Two shelves along the south wall of the rec room display artwork created mostly by Danny, Sima, and Solomon. The kids also wanted a place to create art, so the doors of a closet originally used as a root cellar were removed and the entry widened to become an art nook. Larsen chose a deep eggplant tone for the nook to accentuate the colorful geometric wallpaper on the east wall. A quartet of simply framed black-and-white photographs feature Danny in various yoga poses. 

“The mural is of a photo I took this year at Balloon Alley in San Francisco,” Larsen said. “We loved that it complements the kids’ colorful artwork.”

A hangout area, as Tippi called it, is positioned directly behind the couch and made from maple and wood-grain laminate. The kids use it for doing homework, eating snacks, and watching TV. Four chairs provide additional seating. Warm-toned throw pillows on the dark gray couch add dimension and a casual flair to the rec room.

“Sima is our hyper-social kid and uses the space a lot to host slumber parties,” Tippi said. “This has been the perfect place for the kids to Zoom during the pandemic.” 

Tippi said her kids weren’t thrilled the swings wouldn’t be making a return to the basement, but installing monkey bars softened the blow. Jamison Hiner, a local woodworking, metal, and fabrication designer, crafted the monkey bars and the basement railing from cold-rolled steel.

Larsen chose an indigo-blue commercial carpet for both the rec room and a majority of Danny’s room because, with zero slack, it's ideal for heavy traffic.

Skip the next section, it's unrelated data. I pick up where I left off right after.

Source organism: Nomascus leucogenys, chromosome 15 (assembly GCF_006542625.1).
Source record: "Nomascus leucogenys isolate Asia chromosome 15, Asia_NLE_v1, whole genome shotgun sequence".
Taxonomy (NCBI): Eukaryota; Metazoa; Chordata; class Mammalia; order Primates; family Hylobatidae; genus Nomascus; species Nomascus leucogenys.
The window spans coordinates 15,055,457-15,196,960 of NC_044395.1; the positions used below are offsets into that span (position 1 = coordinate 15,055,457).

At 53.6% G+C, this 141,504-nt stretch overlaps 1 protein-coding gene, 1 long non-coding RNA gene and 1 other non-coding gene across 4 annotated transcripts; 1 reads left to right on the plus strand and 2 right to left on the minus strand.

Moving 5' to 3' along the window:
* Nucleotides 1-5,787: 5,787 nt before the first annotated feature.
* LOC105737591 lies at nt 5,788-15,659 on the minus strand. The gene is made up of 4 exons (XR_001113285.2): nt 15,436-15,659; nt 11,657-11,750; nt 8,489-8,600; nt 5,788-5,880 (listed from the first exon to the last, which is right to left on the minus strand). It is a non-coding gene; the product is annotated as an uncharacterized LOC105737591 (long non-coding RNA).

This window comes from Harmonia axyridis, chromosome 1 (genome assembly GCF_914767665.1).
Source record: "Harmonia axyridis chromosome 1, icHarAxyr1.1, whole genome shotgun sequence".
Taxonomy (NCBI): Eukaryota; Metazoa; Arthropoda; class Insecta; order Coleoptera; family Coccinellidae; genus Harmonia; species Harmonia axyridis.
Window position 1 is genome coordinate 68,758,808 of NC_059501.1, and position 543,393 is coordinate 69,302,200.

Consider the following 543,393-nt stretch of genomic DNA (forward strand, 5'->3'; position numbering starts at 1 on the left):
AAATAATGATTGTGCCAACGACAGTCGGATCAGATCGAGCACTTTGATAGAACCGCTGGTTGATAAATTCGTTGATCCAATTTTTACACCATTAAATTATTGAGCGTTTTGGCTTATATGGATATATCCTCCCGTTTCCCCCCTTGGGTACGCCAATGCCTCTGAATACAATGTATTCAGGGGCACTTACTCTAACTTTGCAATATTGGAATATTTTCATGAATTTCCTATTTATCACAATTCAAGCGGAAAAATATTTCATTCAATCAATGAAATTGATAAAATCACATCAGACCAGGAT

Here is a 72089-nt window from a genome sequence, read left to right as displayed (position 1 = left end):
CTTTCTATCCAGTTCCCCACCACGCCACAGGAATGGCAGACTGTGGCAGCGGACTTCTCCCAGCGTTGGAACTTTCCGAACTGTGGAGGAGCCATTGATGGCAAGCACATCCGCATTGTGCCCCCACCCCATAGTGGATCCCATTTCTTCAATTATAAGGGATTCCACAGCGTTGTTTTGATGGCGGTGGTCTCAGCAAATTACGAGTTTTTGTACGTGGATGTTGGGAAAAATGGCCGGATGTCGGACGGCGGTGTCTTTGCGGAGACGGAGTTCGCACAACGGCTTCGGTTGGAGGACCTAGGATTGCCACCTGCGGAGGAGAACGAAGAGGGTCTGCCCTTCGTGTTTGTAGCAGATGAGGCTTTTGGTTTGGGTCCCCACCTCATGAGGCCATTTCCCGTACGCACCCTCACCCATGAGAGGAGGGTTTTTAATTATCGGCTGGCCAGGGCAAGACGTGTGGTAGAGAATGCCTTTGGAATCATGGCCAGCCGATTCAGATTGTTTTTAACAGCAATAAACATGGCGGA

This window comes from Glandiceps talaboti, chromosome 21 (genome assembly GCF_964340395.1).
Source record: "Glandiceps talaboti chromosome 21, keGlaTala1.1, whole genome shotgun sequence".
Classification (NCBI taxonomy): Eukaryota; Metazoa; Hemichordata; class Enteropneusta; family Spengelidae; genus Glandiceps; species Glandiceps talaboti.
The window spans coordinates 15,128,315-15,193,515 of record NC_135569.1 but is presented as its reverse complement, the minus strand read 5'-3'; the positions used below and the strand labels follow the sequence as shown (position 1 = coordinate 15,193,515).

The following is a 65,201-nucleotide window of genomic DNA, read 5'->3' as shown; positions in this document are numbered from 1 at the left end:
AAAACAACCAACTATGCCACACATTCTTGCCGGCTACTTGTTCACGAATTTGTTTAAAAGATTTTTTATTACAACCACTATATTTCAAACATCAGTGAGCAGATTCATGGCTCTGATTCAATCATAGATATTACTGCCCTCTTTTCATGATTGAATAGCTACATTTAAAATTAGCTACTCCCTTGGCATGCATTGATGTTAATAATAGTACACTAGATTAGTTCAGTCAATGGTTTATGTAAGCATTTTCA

Two windows were installed in Danny’s room in addition to two recessed windows, all with electric window shades. A custom maple sliding bedroom door emulates the rec room wallpaper and provides the room privacy when closed.

“We wanted it to be a door but also art,” Larsen said. “It was designed it to be oversized, which allows as much light as possible in when it’s opened up.” 

Photo by Sarah Lemke

The built-in furniture, including a desk, cabinets, and drawers, are also made from maple and wood-grain laminate. Splashes of blue and orange on a few of the cabinet faces add a playful element. Danny’s favorite books, his music and theater awards, and his knitting supplies fill the built-in shelves. 

Larsen designed the deep-gray headboard pattern to complement the lines of the bedroom door and rec room wallpaper. 

The decor theme extends into the en suite bathroom.

“The bathtub is an original and we found it in Omaha,” Larsen said. “We had it custom-painted gray to go with the color scheme.”

Danny said his favorite part about his bedroom suite is the open, urban vibe. He points out that the tile on the bathroom wall is reminiscent of what one might see in a subway station.

“This room is why I took a gap year,” Danny said, laughing while referencing his great setup.

Tippi said the kids love their new area and the family was thrilled it was completed just before the pandemic hit. The remodel of the rest of the house was halted due to COVID-19, and delays continue due to shortages of construction materials. But Larsen said “things are lining up” and remodeling should start again in the very near future.

Until then, the kids are happy to just hang in the basement, sometimes quite literally from the monkey bars.

This article originally appeared in the January/February 2022 issue of Omaha Home. To receive the magazine, click here to subscribe.  

Photo by Sarah Lemke